The amantadine salt of montelukast may be precipitated quite easily in various solvents. Both starting components, the montelukast acid and the amantadine, are well soluble in these conventional solvents (listed below), but upon combining them a generally insoluble mutual salt is formed which precipitates from the solution. In general, the salt formation does not require heating and/or cooling of the solution to facilitate precipitation, but such an arrangement is not excluded.
The starting montelukast acid may be in an isolated form, and in such a case it is typically dissolved in the solvent prior to the treatment with amantadine, or it may be provided as part of a reaction mixture after the synthesis, e.g., a crude reaction mixture, a crude isolated montelukast acid, etc.
The starting amantadine (free base) is either commercially available or may be readily obtained from amantadine hydrochloride. Typically the free base is preferred for forming an amantadine salt of montelukast.
The useful solvents for both salt formation and crystallization of a montelukast amantadine salt include C1-C4 aliphatic alcohols (methanol, ethanol, isopropanol), C2-C6 aliphatic ketones (acetone, methyl isopropyl ketone), C4-C8 aliphatic ethers (diethyl ether, di tert. butyl ether), C4-C6 cyclic ethers (tetrahydrofurane, dioxane), C3-C8 aliphatic esters (ethyl acetate), C5-C8 hydrocarbons (toluene, heptane), C1-C4 chlorinated hydrocarbons (chloroform, dichloromethane), aliphatic C2-C4 nitrites (acetonitrile) and mixtures thereof. The preferred solvent is acetone.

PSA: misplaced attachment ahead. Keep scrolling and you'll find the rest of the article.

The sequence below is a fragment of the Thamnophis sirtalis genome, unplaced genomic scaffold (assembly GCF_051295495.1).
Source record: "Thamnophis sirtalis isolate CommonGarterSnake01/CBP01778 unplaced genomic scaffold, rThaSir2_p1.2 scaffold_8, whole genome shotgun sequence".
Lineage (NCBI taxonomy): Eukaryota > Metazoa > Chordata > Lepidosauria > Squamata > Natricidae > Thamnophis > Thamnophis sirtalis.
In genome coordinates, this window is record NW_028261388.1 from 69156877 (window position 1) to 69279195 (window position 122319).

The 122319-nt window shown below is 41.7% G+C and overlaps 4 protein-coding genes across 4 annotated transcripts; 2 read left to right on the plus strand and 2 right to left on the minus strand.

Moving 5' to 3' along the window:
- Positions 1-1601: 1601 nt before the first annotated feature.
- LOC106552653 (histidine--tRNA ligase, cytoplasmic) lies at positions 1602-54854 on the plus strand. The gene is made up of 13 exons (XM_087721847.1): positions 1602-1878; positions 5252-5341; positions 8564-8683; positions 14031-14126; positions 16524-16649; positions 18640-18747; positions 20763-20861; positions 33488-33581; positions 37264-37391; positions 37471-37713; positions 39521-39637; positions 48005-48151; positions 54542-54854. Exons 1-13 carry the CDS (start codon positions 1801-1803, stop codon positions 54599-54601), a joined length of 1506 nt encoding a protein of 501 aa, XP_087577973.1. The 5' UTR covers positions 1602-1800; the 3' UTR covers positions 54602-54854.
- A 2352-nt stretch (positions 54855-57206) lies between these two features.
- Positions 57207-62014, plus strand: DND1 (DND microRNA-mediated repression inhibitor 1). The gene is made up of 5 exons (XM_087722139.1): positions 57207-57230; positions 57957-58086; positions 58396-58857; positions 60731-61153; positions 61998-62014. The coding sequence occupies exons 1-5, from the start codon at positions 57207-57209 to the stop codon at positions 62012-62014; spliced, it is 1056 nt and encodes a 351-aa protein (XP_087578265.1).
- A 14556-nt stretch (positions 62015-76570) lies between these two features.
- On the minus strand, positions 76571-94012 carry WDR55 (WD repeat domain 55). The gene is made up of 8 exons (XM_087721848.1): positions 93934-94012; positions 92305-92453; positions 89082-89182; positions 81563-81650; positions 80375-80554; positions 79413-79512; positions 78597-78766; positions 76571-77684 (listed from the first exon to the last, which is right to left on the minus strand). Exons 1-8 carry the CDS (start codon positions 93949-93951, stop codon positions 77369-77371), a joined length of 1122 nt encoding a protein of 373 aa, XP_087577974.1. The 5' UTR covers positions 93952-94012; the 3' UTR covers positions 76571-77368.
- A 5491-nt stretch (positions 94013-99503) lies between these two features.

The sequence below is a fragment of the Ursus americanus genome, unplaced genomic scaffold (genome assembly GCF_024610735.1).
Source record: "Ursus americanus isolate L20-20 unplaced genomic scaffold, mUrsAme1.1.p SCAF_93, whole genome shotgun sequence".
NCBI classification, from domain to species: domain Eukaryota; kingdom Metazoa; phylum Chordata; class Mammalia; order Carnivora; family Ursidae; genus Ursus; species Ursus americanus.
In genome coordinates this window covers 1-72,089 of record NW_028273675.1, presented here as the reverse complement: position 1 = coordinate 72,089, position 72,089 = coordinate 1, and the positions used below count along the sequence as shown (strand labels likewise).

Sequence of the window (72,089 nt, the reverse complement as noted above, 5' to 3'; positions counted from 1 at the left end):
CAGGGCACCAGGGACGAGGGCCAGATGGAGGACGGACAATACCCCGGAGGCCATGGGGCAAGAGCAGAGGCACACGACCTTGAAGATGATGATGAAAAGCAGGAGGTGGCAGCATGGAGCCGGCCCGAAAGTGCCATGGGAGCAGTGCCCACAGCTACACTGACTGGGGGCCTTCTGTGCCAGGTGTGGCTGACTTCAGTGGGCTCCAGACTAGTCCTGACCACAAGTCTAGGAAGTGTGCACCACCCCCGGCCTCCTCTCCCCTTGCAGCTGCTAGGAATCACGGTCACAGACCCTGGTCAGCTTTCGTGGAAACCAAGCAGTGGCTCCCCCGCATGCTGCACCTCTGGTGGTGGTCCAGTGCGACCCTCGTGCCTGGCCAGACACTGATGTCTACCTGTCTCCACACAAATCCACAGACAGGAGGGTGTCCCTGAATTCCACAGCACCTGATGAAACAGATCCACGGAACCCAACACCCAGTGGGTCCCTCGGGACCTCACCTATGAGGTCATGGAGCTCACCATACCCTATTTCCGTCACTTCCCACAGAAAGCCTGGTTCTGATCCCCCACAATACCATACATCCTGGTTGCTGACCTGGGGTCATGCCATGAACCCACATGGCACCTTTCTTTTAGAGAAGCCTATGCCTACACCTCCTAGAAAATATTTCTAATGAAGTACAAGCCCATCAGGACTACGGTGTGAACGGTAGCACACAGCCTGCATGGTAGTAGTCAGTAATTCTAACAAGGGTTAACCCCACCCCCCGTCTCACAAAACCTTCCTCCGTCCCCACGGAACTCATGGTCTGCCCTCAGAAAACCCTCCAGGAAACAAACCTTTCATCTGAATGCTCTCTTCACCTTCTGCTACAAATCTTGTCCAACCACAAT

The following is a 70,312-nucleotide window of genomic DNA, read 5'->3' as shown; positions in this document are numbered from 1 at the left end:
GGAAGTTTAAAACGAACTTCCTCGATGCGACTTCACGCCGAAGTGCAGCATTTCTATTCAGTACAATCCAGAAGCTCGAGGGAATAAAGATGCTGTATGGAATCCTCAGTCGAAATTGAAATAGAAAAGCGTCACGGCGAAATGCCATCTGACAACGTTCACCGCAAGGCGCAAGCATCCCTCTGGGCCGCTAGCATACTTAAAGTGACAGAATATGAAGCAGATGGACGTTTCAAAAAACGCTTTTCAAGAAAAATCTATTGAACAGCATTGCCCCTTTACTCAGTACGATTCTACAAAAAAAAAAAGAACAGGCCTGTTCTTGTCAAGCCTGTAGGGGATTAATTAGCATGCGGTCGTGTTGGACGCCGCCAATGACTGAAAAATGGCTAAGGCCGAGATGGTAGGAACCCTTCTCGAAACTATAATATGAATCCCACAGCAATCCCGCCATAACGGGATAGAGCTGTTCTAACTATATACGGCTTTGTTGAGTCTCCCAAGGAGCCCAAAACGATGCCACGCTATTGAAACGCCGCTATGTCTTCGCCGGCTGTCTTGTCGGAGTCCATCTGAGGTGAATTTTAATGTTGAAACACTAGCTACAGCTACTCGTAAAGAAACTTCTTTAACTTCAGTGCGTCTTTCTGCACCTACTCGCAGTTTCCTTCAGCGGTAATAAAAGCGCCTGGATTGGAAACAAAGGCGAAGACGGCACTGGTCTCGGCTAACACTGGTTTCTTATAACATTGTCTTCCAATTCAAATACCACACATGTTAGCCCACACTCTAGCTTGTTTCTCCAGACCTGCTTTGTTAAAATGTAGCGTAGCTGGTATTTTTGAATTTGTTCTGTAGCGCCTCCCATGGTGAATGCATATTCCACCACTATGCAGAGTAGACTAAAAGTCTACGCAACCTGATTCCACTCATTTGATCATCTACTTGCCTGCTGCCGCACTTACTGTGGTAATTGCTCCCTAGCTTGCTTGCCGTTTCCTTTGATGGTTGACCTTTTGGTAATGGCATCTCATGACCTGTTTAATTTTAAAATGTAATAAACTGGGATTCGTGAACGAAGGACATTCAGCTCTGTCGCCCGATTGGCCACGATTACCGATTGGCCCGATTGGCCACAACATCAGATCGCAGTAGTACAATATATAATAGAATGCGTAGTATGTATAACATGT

Generally the montelukast is dissolved in the solvent and the solution treated with amantadine. Amantadine may be combined with the montelukast acid solution in a solid state, or, in a dissolved form. The solvent may be the same or different than that used for dissolution of the montelukast acid.
The temperature at which the both solutions are combined may be from the room temperature up to reflux, or the temperature may be increased after the combination of both solutions. The room temperature of the reaction is preferred.
A montelukast amantadine salt precipitates preferably from the reaction mixture spontaneously, but the precipitation may be also induced by cooling, concentrating the solution or adding an antisolvent. Seeds of montelukast amantadine salt may be added to induce or enhance precipitation as well. While the use of an antisolvent, which is commonly described for use in connection with the dicyclohexylamine salt, is possible, it is generally not necessary to achieve suitable yields and purification effect and thus typically avoided.
The precipitated product is isolated from the reaction mixture by conventional separation techniques, e.g. by filtration or centrifugation and is optionally washed and dried. As the filter cake is often quite voluminous, so that the washing would be less effective, it is recommended to suspend it in a suitable amount of the solvent and filter again.